Why is the Northern Bobwhite one of the most important game birds? And why one of the most extensively studied bird species in the world? In the wild, Bobwhites forage on the ground in coveys, startling and confusing predators when they burst together in the air flying in different directions. Thus, hunters find them an exciting challenge, so have introduced them around the world, although Bobwhites are only native to the Eastern U.S. and Mexico. Bobwhites breed well in captivity and produce large broods of 25 or more from April to June, often two or more broods per season. Thus, hunting lodges can release captive-bred birds onto their properties for their client hunters.
Researchers favor studying Bobwhites due to the bird’s large broods and thriving in laboratories. Because Bobwhites do not migrate, the local effects of environmental factors in different regions are easier to study. Thus, the Bobwhite played a major role in the first study of the impact of pesticides, habitat and environmental factors on population numbers (1931), and effects of prescribed fires on land management (1931, 1933). Overall, Northern Bobwhite populations have been declining for the last century. Human activities (land conversion, highways, big agriculture, solar farms, excessive use of pesticides and herbicides) have diminished natural habitats. Invasive, exotic grasses reduce native food sources (insects, leaves, and seeds) and like for other ground-nesting birds, fire ants weaken chicks.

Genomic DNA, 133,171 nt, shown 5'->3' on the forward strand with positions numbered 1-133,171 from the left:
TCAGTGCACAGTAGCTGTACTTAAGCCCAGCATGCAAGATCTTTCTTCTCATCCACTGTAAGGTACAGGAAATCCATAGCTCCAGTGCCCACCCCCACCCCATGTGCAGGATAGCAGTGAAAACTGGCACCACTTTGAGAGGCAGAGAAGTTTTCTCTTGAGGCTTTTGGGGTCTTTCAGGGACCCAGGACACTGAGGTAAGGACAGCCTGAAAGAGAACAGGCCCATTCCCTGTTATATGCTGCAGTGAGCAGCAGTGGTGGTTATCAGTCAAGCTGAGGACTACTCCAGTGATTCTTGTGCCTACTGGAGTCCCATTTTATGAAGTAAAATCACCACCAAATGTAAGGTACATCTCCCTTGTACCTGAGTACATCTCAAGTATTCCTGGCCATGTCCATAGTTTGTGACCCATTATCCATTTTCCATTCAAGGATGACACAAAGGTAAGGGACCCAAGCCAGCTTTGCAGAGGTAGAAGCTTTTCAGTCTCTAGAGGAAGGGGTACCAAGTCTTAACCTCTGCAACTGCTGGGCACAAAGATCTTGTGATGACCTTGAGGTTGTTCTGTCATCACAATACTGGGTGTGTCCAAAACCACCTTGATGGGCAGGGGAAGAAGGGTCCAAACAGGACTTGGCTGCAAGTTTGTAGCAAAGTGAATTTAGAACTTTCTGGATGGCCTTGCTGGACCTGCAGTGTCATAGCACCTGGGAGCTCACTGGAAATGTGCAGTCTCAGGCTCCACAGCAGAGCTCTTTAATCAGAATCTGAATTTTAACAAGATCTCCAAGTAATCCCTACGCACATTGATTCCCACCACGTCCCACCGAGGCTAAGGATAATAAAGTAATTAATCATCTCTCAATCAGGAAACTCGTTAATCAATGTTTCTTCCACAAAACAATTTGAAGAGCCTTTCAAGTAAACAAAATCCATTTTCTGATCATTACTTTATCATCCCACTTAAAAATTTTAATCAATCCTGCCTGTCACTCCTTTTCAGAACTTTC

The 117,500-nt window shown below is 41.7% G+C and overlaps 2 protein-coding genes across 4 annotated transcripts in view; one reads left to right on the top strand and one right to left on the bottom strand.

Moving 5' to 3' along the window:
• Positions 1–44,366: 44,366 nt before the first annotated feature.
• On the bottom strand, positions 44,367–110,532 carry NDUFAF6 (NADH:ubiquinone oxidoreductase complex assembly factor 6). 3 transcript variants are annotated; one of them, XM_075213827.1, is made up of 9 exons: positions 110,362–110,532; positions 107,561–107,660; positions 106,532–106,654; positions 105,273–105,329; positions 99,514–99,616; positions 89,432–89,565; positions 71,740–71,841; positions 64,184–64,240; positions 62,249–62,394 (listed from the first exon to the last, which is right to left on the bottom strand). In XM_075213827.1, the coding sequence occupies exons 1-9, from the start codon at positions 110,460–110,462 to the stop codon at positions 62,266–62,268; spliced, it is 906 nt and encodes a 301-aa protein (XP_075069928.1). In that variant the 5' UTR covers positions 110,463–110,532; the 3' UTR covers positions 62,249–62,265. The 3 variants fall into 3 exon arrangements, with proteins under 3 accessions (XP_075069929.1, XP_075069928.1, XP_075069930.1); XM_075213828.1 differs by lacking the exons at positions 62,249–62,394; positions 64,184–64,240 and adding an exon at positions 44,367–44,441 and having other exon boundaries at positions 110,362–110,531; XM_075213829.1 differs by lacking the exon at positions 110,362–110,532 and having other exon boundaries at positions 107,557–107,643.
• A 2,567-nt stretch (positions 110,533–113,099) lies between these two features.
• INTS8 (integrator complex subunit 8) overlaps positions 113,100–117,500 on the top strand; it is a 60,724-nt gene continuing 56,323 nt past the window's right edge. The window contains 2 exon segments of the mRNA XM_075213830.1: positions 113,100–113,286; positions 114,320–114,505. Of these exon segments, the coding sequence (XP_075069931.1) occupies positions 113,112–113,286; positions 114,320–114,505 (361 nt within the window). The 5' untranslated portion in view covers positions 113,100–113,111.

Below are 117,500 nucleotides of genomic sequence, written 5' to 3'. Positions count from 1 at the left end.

Yet, we still are able to hear their distinctive “Bob–White!” repetitive call in grassland and pine-hardwood forests (Maria Heffernan found this one foraging with others at Kissimmee Prairie Preserve State Park), and appreciate its lovely feather patterns while watching it forage in coveys on the ground, furtively running until danger is too close; then, with whirring wings, startle in surprise!
Juanita Baker, Coordinator
Florida Bird Photo of the Month
Pelican Island Audubon Society